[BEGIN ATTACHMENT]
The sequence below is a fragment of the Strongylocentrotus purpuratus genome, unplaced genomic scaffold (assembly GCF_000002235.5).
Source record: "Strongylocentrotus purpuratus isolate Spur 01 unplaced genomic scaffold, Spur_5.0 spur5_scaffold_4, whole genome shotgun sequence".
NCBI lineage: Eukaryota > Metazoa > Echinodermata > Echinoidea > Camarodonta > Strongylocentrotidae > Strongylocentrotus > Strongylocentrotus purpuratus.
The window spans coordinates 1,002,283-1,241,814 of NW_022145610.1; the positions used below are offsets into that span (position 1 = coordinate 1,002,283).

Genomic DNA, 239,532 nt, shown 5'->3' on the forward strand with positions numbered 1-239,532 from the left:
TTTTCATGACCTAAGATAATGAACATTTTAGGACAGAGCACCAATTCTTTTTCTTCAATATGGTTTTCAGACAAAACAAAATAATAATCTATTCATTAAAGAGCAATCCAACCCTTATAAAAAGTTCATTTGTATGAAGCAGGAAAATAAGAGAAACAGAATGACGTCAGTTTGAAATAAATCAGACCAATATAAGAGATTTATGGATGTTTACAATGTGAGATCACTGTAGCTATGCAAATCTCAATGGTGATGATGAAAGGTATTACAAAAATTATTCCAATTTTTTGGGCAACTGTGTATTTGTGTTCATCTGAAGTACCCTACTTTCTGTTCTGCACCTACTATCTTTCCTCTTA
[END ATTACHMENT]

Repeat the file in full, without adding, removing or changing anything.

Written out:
The sequence below is a fragment of the Strongylocentrotus purpuratus genome, unplaced genomic scaffold (assembly GCF_000002235.5).
Source record: "Strongylocentrotus purpuratus isolate Spur 01 unplaced genomic scaffold, Spur_5.0 spur5_scaffold_4, whole genome shotgun sequence".
NCBI lineage: Eukaryota > Metazoa > Echinodermata > Echinoidea > Camarodonta > Strongylocentrotidae > Strongylocentrotus > Strongylocentrotus purpuratus.
The window spans coordinates 1,002,283-1,241,814 of NW_022145610.1; the positions used below are offsets into that span (position 1 = coordinate 1,002,283).

Genomic DNA, 239,532 nt, shown 5'->3' on the forward strand with positions numbered 1-239,532 from the left:
TTTTCATGACCTAAGATAATGAACATTTTAGGACAGAGCACCAATTCTTTTTCTTCAATATGGTTTTCAGACAAAACAAAATAATAATCTATTCATTAAAGAGCAATCCAACCCTTATAAAAAGTTCATTTGTATGAAGCAGGAAAATAAGAGAAACAGAATGACGTCAGTTTGAAATAAATCAGACCAATATAAGAGATTTATGGATGTTTACAATGTGAGATCACTGTAGCTATGCAAATCTCAATGGTGATGATGAAAGGTATTACAAAAATTATTCCAATTTTTTGGGCAACTGTGTATTTGTGTTCATCTGAAGTACCCTACTTTCTGTTCTGCACCTACTATCTTTCCTCTTA